As the monthly prizing girl (aka Chelsea) here at OurStage, I come across a lot of extremely talented musicians every month. Though each winning song is deserving of its success, there are a few artists that always catch my attention. The songs that I chose have all won monthly channels, but in very different genres”rock, singer-songwriter and pop. My playlist has catchy rock piece by Orange Avenue, softer song with influences loosely tied to blues by Derek Stroker and a bubbly and sweet pop tune by Sierra Noble. Although the styles of music are very different, there is one common theme between these three songs”the talent of the musicians.
Hello OurStagers! Marissa here”although I don’t write any blogs, I am sure you guys have seen me in action on Twitter, Facebook, Tumblr and Foursquare. While digging deep into the OurStage vault, I found some songs that I really enjoy. A light-hearted and airy song by Ben Carter, We Are Friends, a pop-punk song you can mosh to by At The Edge and a catchy hip hop tune from by my boy K.i.T. Check them out, I dare you.
There you have it. So sit back, relax and enjoy these sweet, sweet tunes. We can all assure that you won’t be disappointed.
Summer is finally, officially upon us”unless you live in the Southern Hemisphere, in which case this post doesn’t really apply to you. You see, we love to celebrate the summer season here at OurStage. Otherwise we wouldn’t have set up the “Rock n’ Popsicles” Competition. But that wasn’t enough for us over here at The Beat Generation. We think that all you Beat Generationalists deserve a little taste of the good time vibes that come with the season, electronica style. From the hot nights on the boulevard to the banging parties, you can probably picture dance music and summer strolling down the street hand in hand. An abstract concept, sure”but you get my point. It almost feels like they were made for each other. So, on this fine Sunday afternoon, why not enjoy a playlist soundtrack for those sizzling summer days and nights. Kick back and relax friends, while you bask in the glow of these ten tracks. Cheers.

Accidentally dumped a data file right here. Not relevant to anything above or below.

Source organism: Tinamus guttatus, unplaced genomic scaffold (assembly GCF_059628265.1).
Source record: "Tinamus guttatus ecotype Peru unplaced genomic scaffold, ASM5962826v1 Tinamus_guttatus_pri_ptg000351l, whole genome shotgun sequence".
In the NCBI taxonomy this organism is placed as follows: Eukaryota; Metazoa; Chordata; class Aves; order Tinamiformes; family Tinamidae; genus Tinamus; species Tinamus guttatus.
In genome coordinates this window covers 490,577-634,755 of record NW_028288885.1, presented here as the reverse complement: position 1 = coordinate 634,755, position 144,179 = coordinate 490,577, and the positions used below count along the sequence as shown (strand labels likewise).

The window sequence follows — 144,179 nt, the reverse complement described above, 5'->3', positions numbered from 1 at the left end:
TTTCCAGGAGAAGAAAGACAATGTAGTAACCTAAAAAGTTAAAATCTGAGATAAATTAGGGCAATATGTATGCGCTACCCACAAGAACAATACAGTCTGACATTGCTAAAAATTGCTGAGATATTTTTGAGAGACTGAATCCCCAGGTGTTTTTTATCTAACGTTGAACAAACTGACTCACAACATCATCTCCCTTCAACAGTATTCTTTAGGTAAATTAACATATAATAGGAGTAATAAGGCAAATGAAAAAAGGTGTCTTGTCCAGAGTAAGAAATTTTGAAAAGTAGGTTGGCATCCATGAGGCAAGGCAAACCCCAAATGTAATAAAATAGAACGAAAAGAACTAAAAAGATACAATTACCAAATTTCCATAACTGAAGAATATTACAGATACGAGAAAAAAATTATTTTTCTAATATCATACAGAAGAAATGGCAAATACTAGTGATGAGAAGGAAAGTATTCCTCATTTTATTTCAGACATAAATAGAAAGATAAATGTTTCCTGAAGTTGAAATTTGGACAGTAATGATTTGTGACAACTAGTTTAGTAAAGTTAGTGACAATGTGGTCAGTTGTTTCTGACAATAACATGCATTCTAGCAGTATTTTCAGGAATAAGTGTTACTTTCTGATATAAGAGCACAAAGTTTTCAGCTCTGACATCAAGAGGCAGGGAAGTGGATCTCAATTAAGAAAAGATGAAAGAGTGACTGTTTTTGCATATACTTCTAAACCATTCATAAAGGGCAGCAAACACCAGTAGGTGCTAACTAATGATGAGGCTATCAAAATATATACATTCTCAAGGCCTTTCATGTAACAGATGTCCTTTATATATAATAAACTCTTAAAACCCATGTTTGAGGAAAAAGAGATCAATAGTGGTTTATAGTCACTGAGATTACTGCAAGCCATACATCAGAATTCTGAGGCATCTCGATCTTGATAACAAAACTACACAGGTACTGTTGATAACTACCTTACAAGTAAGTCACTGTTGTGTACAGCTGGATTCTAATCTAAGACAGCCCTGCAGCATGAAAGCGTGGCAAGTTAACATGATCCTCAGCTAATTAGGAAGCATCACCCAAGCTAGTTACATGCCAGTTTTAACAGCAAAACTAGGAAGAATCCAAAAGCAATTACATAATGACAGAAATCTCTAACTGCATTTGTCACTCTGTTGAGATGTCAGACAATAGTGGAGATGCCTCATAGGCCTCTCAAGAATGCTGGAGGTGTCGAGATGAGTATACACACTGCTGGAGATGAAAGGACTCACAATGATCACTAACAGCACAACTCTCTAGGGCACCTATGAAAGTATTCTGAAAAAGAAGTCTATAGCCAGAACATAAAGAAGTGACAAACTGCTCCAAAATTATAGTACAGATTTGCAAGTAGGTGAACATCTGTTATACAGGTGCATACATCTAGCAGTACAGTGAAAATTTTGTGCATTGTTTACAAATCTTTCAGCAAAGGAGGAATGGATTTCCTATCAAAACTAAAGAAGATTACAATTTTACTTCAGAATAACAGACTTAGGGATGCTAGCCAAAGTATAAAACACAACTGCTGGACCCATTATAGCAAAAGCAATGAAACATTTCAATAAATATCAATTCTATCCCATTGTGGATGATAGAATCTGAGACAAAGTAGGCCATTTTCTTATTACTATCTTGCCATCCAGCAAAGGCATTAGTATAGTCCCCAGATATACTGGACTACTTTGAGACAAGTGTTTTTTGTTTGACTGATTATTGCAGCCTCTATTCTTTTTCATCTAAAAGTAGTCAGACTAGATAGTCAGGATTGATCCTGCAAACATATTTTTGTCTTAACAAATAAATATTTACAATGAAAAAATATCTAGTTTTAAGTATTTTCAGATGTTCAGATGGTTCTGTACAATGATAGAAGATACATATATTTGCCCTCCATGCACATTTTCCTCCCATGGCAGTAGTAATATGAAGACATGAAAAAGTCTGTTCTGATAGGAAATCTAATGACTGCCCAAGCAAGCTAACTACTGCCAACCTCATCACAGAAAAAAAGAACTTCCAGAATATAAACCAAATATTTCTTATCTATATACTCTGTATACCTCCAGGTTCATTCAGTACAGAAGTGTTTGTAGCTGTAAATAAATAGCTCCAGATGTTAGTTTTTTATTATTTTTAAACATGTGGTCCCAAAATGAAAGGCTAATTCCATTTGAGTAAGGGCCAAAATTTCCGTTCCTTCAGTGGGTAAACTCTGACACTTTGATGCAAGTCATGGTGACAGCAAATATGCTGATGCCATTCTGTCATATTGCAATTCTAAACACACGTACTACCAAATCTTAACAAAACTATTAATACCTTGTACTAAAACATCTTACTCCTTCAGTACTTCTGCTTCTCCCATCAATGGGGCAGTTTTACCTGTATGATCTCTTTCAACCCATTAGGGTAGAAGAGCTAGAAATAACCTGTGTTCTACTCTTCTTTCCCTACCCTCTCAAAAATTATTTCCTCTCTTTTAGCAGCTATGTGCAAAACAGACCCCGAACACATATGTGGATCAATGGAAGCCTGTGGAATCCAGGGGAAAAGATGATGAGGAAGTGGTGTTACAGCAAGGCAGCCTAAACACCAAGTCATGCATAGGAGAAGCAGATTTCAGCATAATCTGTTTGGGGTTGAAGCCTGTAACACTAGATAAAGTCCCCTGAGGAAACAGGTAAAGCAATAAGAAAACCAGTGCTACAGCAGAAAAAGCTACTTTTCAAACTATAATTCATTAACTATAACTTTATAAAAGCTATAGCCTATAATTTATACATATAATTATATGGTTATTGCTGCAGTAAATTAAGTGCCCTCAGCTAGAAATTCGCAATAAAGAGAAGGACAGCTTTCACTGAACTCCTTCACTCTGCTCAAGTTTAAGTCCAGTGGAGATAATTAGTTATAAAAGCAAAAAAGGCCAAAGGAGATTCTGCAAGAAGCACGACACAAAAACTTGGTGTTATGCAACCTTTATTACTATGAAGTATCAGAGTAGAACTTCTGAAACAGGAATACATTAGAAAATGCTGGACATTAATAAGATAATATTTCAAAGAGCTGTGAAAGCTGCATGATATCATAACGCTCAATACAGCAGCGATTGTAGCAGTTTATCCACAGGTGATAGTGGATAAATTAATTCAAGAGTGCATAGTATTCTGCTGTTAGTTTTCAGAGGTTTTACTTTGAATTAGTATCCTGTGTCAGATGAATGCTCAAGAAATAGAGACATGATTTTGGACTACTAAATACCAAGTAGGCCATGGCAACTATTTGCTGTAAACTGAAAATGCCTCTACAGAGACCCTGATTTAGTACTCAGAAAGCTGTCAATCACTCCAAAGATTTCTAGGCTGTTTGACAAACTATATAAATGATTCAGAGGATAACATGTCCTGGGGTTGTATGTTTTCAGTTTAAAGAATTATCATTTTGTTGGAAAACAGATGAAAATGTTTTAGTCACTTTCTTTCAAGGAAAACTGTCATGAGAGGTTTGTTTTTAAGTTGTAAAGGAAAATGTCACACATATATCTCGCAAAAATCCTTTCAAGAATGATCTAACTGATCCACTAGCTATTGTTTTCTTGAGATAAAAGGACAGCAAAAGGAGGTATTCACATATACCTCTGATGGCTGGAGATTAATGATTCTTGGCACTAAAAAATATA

Four years between records can feel like a long time and four years is like sixteen (or something) in house music years. It’s been almost exactly that length of time since Digitalism released their debut Idealism. Their first album was more than a modest success”the duo (comprised of Ä°smail Tüfekí§i and Jens Moelle) made a big splash in the indie dance music world, suddenly finding themselves on equal footing with contemporaries like Hot Chip, Van She and The Presets. In fact, the only other indie dance record that had as good a debut that year was Justice‘s .